The first book, which is near completion, assembles both previously published articles (some written with E. Thomas Lawson) and new papers exploring the implications of CSR for questions of both theory and method in the study of religion. Without exception these papers argue against exclusivist positions in the study of religious thought and behavior. They contend not only that religious studies should include CSR in its tool-kit but that CSR offers valuable resources for handling long standing conundrums in the field, including the tension between the bewildering variability of religious materials and the epistemic aspirations of most of its practitioners. Since all approaches are theoretical, the consistent emphasis in CSR on explicitly formulating specific theories is an unqualified virtue. Moreover, CSR exemplifies explanatory pluralism. It spans multiple analytical levels in science, generating and integrating insights from the biological, psychological, and social sciences — from cognitive neuroscience and comparative and evolutionary psychology at the biological level, to cognitive and cultural anthropology at the socio-cultural level, and everything in between. The resulting pictures promise fruitful integration with related proposals advanced at adjoining analytical levels, both above and below, as well as with evolutionary proposals about brain, mind, and culture. After 25 years CSR has generated a multitude of productive theories and replicated findings, concerning such matters as theological incorrectness, promiscuous teleology, the memorability of minimally counterintuitive representations, presumptions about dead agents’ minds, the cognitive impact of charisma, the consequences of dysphoric and publically performed ritual on social cooperation, and more.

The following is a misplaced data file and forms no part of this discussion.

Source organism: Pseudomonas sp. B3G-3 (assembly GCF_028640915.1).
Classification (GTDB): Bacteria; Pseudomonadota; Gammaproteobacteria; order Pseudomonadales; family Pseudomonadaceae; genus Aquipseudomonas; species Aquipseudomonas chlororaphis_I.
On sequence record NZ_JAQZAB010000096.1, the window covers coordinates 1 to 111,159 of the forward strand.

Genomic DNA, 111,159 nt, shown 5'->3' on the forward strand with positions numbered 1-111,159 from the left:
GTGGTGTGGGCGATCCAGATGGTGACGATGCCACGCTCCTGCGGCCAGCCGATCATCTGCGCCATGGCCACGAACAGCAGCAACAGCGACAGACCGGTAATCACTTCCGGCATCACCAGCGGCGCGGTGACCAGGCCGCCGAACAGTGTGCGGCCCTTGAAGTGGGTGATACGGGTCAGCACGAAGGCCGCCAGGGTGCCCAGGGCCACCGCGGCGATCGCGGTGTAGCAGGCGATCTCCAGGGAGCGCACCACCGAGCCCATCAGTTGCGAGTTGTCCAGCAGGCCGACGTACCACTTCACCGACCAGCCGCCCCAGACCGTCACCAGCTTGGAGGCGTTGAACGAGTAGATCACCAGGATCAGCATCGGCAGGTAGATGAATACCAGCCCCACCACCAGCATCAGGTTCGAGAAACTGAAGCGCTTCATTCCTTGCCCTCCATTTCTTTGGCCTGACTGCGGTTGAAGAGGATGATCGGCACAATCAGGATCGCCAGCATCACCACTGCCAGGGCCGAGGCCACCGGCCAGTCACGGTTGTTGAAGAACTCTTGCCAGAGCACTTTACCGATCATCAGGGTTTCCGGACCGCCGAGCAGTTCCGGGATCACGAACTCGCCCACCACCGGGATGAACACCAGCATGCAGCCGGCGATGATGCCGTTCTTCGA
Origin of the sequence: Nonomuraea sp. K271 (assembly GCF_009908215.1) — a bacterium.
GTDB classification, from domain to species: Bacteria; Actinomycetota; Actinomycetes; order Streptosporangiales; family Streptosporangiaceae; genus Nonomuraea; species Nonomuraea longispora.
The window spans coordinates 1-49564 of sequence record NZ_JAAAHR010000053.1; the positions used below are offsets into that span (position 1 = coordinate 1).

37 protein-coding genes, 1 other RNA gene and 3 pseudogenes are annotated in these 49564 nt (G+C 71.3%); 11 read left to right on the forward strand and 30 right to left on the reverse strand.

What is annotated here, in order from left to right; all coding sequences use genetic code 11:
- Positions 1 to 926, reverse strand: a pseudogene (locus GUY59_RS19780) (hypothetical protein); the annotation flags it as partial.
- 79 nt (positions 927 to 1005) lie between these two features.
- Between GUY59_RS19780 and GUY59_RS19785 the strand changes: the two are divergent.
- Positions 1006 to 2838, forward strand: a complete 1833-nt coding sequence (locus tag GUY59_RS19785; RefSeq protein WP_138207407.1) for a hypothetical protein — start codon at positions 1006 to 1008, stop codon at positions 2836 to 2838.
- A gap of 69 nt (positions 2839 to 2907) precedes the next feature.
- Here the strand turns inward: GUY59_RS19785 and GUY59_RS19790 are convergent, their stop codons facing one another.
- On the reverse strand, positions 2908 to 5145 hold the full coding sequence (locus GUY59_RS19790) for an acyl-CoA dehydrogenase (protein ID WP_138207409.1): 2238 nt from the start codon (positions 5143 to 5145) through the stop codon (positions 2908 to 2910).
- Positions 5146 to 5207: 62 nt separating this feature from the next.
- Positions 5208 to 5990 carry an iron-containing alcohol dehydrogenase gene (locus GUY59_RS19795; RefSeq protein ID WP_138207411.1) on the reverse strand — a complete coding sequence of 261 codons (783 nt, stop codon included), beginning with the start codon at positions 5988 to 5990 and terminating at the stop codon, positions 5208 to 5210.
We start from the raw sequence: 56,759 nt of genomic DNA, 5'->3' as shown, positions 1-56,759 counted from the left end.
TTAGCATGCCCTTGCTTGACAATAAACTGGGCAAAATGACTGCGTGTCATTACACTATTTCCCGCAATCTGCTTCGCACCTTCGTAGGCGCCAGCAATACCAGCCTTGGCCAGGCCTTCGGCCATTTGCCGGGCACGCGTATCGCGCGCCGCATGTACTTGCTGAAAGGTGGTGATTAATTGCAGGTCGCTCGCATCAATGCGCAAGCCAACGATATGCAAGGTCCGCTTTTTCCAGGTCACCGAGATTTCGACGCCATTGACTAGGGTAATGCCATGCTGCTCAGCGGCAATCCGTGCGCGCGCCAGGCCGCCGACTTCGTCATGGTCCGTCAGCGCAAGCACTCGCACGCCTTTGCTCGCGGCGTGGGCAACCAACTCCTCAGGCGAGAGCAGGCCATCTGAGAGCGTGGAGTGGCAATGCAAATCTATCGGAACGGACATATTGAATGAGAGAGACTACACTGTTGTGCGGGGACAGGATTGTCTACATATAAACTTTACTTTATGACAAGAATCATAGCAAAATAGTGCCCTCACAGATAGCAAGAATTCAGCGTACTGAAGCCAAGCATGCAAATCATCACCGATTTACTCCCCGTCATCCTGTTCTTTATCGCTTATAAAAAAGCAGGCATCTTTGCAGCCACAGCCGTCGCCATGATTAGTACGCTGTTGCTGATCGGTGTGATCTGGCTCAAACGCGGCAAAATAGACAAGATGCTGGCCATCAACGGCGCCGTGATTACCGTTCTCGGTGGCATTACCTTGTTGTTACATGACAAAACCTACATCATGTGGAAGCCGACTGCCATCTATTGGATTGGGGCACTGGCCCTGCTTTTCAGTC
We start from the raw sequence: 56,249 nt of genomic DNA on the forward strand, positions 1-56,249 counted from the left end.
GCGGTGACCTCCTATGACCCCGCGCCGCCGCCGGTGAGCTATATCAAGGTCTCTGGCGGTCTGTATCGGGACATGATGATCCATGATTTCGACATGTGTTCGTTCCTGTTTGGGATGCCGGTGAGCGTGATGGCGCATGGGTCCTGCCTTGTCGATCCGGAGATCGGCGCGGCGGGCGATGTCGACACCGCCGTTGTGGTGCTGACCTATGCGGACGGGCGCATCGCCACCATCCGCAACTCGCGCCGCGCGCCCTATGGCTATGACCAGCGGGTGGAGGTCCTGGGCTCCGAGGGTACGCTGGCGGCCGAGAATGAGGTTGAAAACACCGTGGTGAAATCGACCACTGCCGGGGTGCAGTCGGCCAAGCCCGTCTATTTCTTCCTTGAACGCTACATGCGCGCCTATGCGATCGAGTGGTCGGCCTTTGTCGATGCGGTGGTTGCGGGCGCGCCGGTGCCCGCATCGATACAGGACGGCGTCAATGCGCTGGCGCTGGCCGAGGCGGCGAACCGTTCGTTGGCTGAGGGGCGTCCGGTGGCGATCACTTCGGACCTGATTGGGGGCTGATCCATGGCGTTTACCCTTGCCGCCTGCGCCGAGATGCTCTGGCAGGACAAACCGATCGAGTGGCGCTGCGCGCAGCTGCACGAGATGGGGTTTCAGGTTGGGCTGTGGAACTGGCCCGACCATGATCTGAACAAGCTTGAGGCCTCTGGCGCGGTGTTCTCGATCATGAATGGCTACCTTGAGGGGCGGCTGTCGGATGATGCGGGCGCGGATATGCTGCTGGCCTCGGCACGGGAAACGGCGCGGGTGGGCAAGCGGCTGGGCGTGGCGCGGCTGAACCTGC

I am writing a second book, Gods in Disorder, with George Graham, which examines and compares the cognitive foundations of religion and of various mental disorders. The book will particularly attend to the presence (and character) or the absence of religious expressions in such disorders. We defend ecumenical naturalism (EN). EN, like CSR, holds that naturalistic accounts of thought and conduct are no less appropriate in the study of culturally widespread forms of religiosity than they are in the study of mental disorders. Many of the predilections of mind that the cognitive by-product theory in CSR stresses, especially the systems concerned with hazard precautions and mentalizing (“theory of mind”), are intimately involved in characterizing the patterns and symptoms associated with prominent mental disorders. In short, EN maintains that these mental disorders and conventional religiosity have some of the same cognitive foundations. Diverse practices, which religions variously incorporate, engage and manipulate these psychological systems in ways that yield thought and conduct that are quite similar to many of the prominent symptoms associated with mental disorders. How the resulting beliefs and behaviors are interpreted (whether they are even deemed problematic) and how they are managed depends considerably on the conceptual resources and the social support their cultural circumstances supply to the individuals involved.
Robert McCauley is a professor of philosophy, psychology, religion, and anthropology who is a pioneer in the cognitive science of religion. In his view, our minds are better suited to religious belief than to scientific inquiry because the explanations that religion provides make intuitive sense to us and engage our natural cognitive systems, while science involves abstract thinking and forms of reflection that require a lot of mental work. He is currently examining the relationship between the cognitive and cultural foundations of religion and science. He writes a blog for Psychology Today entitled Why Religion Is Natural and Science Is Not: A Naturalist Examines the Cognitive and Cultural Foundations of Religion, Science, and More.